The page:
Every student in Marion County Public Schools may have access to a Chromebook, but that doesn’t always mean they are familiar with the types of online resources this unusual school year has required.

That also means, for Marion County Knight Academy math teacher Seidina Conley, helping students overcome those technological challenges is sometimes as important teaching content.

“Not all kids are as technologically savvy,” Conley said. This year she’s relied on a tool called Classroom Relay which allows her to remotely view a student’s screen and help troubleshoot issues. “It’s been really, really handy,” she added

That’s just one of the challenges and changes Conley and other teachers across the district have faced this year. But the obstacles extend well beyond simple technical issues.

“It’s definitely been hard -- especially in the beginning when we all started digital learning,” Conley said. “It was tough as far as getting to know the kids and building those relationships. That’s my number one priority as a teacher -- I want to get to know the kids. I want them to know that I care and that I have their backs. But that’s so hard to do on the internet.”

When MCPS students were able to return to in-person learning, Conley says she “loved every minute of it” because she got to better know her students. However, there were still those who chose to remain on Distance-Learning, meaning she has students that she has still yet to meet in person.

That’s why she’s doubled-down on building relationships, even if it’s online, by creating a more lighthearted atmosphere.

“Everybody’s scared, everybody’s stressed, everybody’s worried and I try to keep my classroom light,” she said. “I tell dumb jokes every day, and I try to get kids to giggle or laugh or just try to relieve their everyday stress a little bit … and teach a little math.”

Sometimes coaxing the type of interaction she wants from her students involves appealing more directly to their interests.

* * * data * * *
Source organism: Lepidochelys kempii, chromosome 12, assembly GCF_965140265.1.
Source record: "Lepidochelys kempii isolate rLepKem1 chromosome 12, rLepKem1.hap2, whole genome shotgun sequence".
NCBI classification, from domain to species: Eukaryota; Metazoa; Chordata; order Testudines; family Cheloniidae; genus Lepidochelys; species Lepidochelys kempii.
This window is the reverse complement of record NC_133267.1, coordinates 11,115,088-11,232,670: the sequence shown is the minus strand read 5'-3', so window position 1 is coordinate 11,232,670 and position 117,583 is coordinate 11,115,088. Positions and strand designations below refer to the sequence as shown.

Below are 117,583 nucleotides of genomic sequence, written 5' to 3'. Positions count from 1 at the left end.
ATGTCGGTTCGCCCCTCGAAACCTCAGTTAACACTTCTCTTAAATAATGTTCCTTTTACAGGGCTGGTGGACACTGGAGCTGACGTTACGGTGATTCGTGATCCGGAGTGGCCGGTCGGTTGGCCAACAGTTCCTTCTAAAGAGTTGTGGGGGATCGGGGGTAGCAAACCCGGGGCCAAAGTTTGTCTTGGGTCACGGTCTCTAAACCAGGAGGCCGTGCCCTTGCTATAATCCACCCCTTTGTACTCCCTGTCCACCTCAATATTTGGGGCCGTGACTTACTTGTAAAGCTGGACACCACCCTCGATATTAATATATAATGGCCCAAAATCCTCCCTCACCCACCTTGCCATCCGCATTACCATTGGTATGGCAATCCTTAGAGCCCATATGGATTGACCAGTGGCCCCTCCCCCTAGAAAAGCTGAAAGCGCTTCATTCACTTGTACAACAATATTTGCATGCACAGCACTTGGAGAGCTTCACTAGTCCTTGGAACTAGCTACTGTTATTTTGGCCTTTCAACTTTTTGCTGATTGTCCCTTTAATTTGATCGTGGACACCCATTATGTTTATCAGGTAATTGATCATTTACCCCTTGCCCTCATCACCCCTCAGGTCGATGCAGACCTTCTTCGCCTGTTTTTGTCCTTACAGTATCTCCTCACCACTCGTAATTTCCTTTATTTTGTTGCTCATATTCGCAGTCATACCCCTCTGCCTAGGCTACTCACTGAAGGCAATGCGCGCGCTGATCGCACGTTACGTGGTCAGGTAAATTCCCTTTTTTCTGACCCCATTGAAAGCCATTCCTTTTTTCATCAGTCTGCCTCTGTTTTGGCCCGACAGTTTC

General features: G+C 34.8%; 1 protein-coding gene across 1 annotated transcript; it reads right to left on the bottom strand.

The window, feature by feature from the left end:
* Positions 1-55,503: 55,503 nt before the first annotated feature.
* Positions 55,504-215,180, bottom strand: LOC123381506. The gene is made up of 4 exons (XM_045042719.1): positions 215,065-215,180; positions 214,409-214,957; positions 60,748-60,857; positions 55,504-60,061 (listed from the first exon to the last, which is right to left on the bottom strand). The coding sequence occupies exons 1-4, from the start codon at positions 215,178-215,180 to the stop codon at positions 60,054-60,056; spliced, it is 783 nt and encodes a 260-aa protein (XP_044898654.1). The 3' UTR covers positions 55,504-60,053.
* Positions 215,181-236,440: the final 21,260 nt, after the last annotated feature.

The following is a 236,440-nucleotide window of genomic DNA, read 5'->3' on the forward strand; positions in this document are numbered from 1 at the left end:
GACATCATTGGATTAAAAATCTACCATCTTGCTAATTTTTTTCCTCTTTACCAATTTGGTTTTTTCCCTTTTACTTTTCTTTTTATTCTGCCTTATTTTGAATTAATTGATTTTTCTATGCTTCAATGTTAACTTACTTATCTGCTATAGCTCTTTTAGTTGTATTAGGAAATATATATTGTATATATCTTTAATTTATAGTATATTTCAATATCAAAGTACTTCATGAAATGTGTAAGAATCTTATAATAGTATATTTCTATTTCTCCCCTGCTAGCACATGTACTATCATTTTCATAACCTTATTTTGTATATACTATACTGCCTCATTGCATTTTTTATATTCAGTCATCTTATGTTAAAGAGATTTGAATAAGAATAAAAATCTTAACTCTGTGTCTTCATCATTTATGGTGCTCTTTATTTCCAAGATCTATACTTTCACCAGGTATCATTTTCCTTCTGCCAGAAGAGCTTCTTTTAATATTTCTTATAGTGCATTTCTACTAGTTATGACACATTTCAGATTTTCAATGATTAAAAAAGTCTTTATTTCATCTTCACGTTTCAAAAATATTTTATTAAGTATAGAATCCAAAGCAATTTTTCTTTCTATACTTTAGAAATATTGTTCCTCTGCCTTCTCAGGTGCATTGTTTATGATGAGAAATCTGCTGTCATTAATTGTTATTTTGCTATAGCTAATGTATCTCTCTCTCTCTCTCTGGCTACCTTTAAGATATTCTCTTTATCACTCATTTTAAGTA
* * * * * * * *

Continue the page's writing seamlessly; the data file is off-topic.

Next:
“One time as class started I asked them if they preferred Harry Potter or Star Wars. It was a way to talk to students while they’re online.”

Creating a comfortable environment is important because, for Conley, students represent her work family.

“[Teachers} have two families: we have our school kids, who are like family; and we have our family at home,” she said.

While she has the option to work from home, Conley chooses to come to her classroom most days.

“When I’m [at school] I’m more focused on my students, and I want to give them the attention they need and they deserve. I want to stay 100% focused on my kiddos.”

Conley says that when students are finally able to return to In-Person learning for good, she’s most excited about “having my kids right here in front of me. I want to give them a high five or give them a pat on the back. I miss my kids being here.

“We do activities in the hallway when they’re here in-person. Now, I can send them the activity through Google, but it’s not the same as being able to get up and be around them, and them being able to talk to their friends and me being able to walk from group-to-group.”

Until then, Conley says that she wants to remind parents that teachers are doing the best they can during a very challenging time, and to remain patient.

“We are doing the best that we can to make sure their kids are successful,” she said. “I would tell parents to just be patient. It’s really hard on the kids, it really is. Everybody needs a little extra time.”

So far, she’s found that those from outside the profession have been both understanding and appreciative.

“There have been times when people find out I’m a teacher and immediately say, ‘Thank you so much for what you’re doing.’”